More than anything else, make it clear that Jesus is the hero in this passage. If you didn’t do a lot of this at the beginning, talk about courageous or brave things your class members have done. What helped them do it? Peter had no trouble being bold because he was following Jesus, and he knew Jesus had forgiven him, restored him, and commissioned him. I would suppose that it’s easier to stand up to a bully if you had Chuck Norris by your side, or to go to court with Thomas Jefferson as your lawyer. Well, that’s what we have in Jesus: the ultimate courage.

 

Aside: Peter’s Method of Preaching

There’s actually a lot of debate whether or not Peter’s discourses recorded in the book of Acts were “sermons” or just “speeches.” I think that’s a fair question, and it completely depends on your definition of “sermon.” MLK’s “I Have a Dream” lines were delivered in his church and considered a sermon, but the version we know that was delivered on the Capital steps is usually called a speech. (And let’s be honest, I’m pretty sure that quite a few things aid by pastors on Sundays behind pulpits are probably just speeches called sermons.) A sermon is a form of religious communication based on (for Christians) biblical truth which involves explaining said truth, drawing conclusions from said truth, and applying said truth to the hearers’ lives. Peter certainly did that in his “speeches”! In Acts 2, he quoted the Old Testament, explained how that pointed to Jesus, then exhorted the people to repent. He does the same thing in our sermon today.


Peter will take a slightly different approach when he addresses the Sanhedrin in Acts 5 and 5, and yet a different approach when he speaks to Gentiles in Acts 10. But that ‘s just good communication skills. His messages were clear, simple, and dominated by undisputable facts. He preached with urgency and called his hearers to make a response. The fact that all of his sermons were impromptu and powered by the Holy Spirit just added to the electricity of the moment. His power was not in his education or training but his relationship with Jesus. If we broaden our definition of a sermon, we can see the place for such communication in many times and places! But if we ever attempt to give such a sermon, let us do so only in the power of the Spirit, with much grace and humility, in true care for our hearers, and only based on the truth of the Bible.

 

Part 3: The Recognition (Acts 4:13)

When they observed the boldness of Peter and John and realized that they were uneducated and untrained men, they were amazed and recognized that they had been with Jesus.

And that’s what got the attention of the Jews. They couldn’t explain Peter’s boldness on their own terms. When Peter spoke, the Holy Spirit spoke, and that must have really concerned them. Peter had no training, no money, no standing, no education, but he just lectured the most powerful group of God’s people on the most important subject they would ever discuss.


If you have time, go through the rest of Acts 4. The Sanhedrin tells the disciples to stop talking about Jesus, and they refuse. And then the disciples get together and pray out of Psalm 2 that God would take note of all the people who have denied Him and His Son Jesus and give them the boldness and power to speak truth and spread the gospel. I’ll put that prayer on the back page because I encourage all of you to pray it as a class at the end of your time together.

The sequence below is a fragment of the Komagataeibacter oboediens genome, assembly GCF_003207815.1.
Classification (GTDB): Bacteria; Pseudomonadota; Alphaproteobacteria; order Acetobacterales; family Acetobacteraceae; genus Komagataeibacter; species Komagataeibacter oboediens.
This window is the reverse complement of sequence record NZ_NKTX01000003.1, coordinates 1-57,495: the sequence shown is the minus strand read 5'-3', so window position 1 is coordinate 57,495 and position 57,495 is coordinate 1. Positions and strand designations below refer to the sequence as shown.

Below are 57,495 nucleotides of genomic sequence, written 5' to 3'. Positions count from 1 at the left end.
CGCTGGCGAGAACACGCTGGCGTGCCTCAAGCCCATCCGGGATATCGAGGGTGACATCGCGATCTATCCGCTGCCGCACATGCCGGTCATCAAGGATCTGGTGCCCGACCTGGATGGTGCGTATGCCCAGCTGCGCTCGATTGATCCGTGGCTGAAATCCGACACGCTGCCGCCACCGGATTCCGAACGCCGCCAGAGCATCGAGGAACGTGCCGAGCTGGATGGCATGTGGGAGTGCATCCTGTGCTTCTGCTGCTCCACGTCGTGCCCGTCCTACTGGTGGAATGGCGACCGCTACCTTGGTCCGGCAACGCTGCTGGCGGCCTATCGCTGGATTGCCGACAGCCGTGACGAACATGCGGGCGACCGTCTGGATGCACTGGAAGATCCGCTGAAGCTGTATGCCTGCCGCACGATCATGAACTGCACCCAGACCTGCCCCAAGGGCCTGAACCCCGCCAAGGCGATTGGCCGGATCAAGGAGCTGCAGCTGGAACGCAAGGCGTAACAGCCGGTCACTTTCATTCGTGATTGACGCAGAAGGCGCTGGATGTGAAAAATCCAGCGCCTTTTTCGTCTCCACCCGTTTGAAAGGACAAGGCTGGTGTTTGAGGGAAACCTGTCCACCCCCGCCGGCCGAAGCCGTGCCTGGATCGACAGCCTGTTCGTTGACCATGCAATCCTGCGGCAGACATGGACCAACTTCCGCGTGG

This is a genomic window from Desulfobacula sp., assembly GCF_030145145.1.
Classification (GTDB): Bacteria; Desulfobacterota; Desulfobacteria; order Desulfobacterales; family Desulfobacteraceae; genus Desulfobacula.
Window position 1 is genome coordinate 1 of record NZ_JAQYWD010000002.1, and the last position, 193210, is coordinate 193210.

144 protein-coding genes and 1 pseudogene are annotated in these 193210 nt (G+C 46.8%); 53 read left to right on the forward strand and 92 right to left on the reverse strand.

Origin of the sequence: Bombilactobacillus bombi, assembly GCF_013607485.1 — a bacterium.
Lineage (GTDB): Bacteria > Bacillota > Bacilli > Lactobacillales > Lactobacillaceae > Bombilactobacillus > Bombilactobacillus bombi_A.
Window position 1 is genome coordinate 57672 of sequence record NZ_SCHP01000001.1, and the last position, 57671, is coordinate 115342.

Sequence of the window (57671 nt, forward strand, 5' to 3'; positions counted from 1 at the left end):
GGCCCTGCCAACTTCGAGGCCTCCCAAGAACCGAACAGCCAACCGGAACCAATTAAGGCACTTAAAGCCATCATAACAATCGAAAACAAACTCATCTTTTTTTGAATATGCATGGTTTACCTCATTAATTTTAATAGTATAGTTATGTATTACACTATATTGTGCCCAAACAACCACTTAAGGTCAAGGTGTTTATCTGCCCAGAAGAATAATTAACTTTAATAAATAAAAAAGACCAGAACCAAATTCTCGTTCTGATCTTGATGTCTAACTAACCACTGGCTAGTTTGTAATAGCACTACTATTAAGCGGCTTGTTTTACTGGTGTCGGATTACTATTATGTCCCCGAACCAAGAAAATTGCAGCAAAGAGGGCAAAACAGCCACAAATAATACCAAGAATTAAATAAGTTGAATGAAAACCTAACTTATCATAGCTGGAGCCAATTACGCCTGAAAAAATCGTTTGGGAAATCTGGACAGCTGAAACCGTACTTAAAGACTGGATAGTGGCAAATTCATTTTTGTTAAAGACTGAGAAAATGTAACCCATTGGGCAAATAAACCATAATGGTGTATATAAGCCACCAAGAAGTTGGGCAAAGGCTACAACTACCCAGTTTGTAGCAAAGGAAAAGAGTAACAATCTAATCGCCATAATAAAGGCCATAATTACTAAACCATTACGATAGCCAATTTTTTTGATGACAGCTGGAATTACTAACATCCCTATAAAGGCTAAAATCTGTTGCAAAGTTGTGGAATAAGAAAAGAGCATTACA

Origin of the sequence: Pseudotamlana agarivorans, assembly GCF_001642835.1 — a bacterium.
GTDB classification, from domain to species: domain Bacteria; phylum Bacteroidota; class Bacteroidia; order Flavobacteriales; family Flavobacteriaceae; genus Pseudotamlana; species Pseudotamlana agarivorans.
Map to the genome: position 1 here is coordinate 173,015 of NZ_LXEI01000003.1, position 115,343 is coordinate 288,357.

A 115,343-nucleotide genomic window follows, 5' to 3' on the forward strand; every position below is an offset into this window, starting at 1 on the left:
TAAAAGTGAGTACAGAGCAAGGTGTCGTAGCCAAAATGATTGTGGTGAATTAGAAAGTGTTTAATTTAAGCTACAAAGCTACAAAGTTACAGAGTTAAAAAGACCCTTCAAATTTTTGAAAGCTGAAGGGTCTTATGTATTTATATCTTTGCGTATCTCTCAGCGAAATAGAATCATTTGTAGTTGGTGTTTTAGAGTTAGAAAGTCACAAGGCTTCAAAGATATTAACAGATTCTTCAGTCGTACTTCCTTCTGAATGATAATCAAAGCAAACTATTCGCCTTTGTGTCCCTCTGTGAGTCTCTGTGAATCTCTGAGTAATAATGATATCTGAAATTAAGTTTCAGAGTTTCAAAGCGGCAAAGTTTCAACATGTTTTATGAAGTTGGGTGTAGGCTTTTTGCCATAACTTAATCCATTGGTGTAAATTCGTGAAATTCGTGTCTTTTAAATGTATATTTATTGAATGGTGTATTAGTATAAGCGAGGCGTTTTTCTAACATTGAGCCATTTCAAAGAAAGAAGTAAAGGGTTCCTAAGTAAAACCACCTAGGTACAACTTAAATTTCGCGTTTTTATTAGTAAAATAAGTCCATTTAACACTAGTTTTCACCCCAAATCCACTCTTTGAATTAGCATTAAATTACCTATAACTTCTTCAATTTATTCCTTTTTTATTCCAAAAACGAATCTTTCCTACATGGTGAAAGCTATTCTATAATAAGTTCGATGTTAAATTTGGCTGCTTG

So there are a couple of key things to summarize at the end:

  • We should expect opposition to our message about Jesus. We should expect people to challenge our beliefs. We shouldn't get discouraged when opposition comes.

  • Ask if your group is ready to defend their faith in Jesus. If someone were to challenge them (“why are you still part of that sad old religion?”), what would they say? Today, those challenges come at us through social issues, like homosexuality, abortion, alternative religions, and socialism. What do we say about them?

  • Most importantly, we can depend on the Holy Spirit to help us stand up for Jesus. Claim that hope!

Walk through memorizing Acts 4:12, then have them pray together the prayer at the end of Acts (which I copied on the back page). Our culture is getting less and less willing to tolerate us which means that we will need to be bolder and bolder to accomplish the same ends. But that’s exactly what Jesus wants of us, so no worries!

 

Closing Thoughts: Acts 4:23-31

After they were released, they went to their own people and reported everything the chief priests and the elders had said to them. When they heard this, they all raised their voices to God and said, “Master, You are the One who made the heaven, the earth, and the sea, and everything in them. You said through the Holy Spirit, by the mouth of our father David Your servant:


Why did the Gentiles rage and the peoples plot futile things? The kings of the earth took their stand and the rulers assembled together against the Lord and against His Messiah.


“For, in fact, in this city both Herod and Pontius Pilate, with the Gentiles and the people of Israel, assembled together against Your holy Servant Jesus, whom You anointed, to do whatever Your hand and Your plan had predestined to take place. And now, Lord, consider their threats, and grant that Your slaves may speak Your message with complete boldness, while You stretch out Your hand for healing, signs, and wonders to be performed through the name of Your holy Servant Jesus.” When they had prayed, the place where they were assembled was shaken, and they were all filled with the Holy Spirit and began to speak God’s message with boldness.